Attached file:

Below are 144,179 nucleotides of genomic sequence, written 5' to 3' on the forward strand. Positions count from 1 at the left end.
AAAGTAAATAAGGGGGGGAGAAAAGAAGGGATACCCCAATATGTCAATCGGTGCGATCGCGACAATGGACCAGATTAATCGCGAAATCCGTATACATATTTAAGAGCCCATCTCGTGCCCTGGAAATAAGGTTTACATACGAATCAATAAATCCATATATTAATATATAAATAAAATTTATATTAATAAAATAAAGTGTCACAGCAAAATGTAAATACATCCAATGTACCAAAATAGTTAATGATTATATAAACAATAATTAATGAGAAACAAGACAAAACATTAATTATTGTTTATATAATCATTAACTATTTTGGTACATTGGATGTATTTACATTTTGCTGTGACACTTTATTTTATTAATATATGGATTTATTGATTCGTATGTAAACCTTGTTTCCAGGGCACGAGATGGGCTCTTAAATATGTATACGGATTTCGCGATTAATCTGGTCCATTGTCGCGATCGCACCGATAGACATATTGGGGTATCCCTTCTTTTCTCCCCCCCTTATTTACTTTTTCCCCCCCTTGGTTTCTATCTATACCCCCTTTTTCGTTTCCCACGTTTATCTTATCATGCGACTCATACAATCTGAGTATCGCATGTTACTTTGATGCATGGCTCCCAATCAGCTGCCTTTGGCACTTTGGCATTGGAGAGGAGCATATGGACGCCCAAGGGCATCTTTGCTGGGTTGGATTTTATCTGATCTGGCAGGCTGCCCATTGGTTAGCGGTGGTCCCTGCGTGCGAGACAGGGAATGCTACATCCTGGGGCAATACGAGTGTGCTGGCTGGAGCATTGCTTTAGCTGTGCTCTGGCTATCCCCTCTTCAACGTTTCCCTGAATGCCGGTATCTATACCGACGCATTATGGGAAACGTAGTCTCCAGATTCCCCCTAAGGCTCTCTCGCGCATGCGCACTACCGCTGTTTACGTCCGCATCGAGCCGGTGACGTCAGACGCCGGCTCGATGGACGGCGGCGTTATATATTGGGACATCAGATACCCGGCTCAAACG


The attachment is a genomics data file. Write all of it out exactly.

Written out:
Below are 144,179 nucleotides of genomic sequence, written 5' to 3' on the forward strand. Positions count from 1 at the left end.
AAAGTAAATAAGGGGGGGAGAAAAGAAGGGATACCCCAATATGTCAATCGGTGCGATCGCGACAATGGACCAGATTAATCGCGAAATCCGTATACATATTTAAGAGCCCATCTCGTGCCCTGGAAATAAGGTTTACATACGAATCAATAAATCCATATATTAATATATAAATAAAATTTATATTAATAAAATAAAGTGTCACAGCAAAATGTAAATACATCCAATGTACCAAAATAGTTAATGATTATATAAACAATAATTAATGAGAAACAAGACAAAACATTAATTATTGTTTATATAATCATTAACTATTTTGGTACATTGGATGTATTTACATTTTGCTGTGACACTTTATTTTATTAATATATGGATTTATTGATTCGTATGTAAACCTTGTTTCCAGGGCACGAGATGGGCTCTTAAATATGTATACGGATTTCGCGATTAATCTGGTCCATTGTCGCGATCGCACCGATAGACATATTGGGGTATCCCTTCTTTTCTCCCCCCCTTATTTACTTTTTCCCCCCCTTGGTTTCTATCTATACCCCCTTTTTCGTTTCCCACGTTTATCTTATCATGCGACTCATACAATCTGAGTATCGCATGTTACTTTGATGCATGGCTCCCAATCAGCTGCCTTTGGCACTTTGGCATTGGAGAGGAGCATATGGACGCCCAAGGGCATCTTTGCTGGGTTGGATTTTATCTGATCTGGCAGGCTGCCCATTGGTTAGCGGTGGTCCCTGCGTGCGAGACAGGGAATGCTACATCCTGGGGCAATACGAGTGTGCTGGCTGGAGCATTGCTTTAGCTGTGCTCTGGCTATCCCCTCTTCAACGTTTCCCTGAATGCCGGTATCTATACCGACGCATTATGGGAAACGTAGTCTCCAGATTCCCCCTAAGGCTCTCTCGCGCATGCGCACTACCGCTGTTTACGTCCGCATCGAGCCGGTGACGTCAGACGCCGGCTCGATGGACGGCGGCGTTATATATTGGGACATCAGATACCCGGCTCAAACG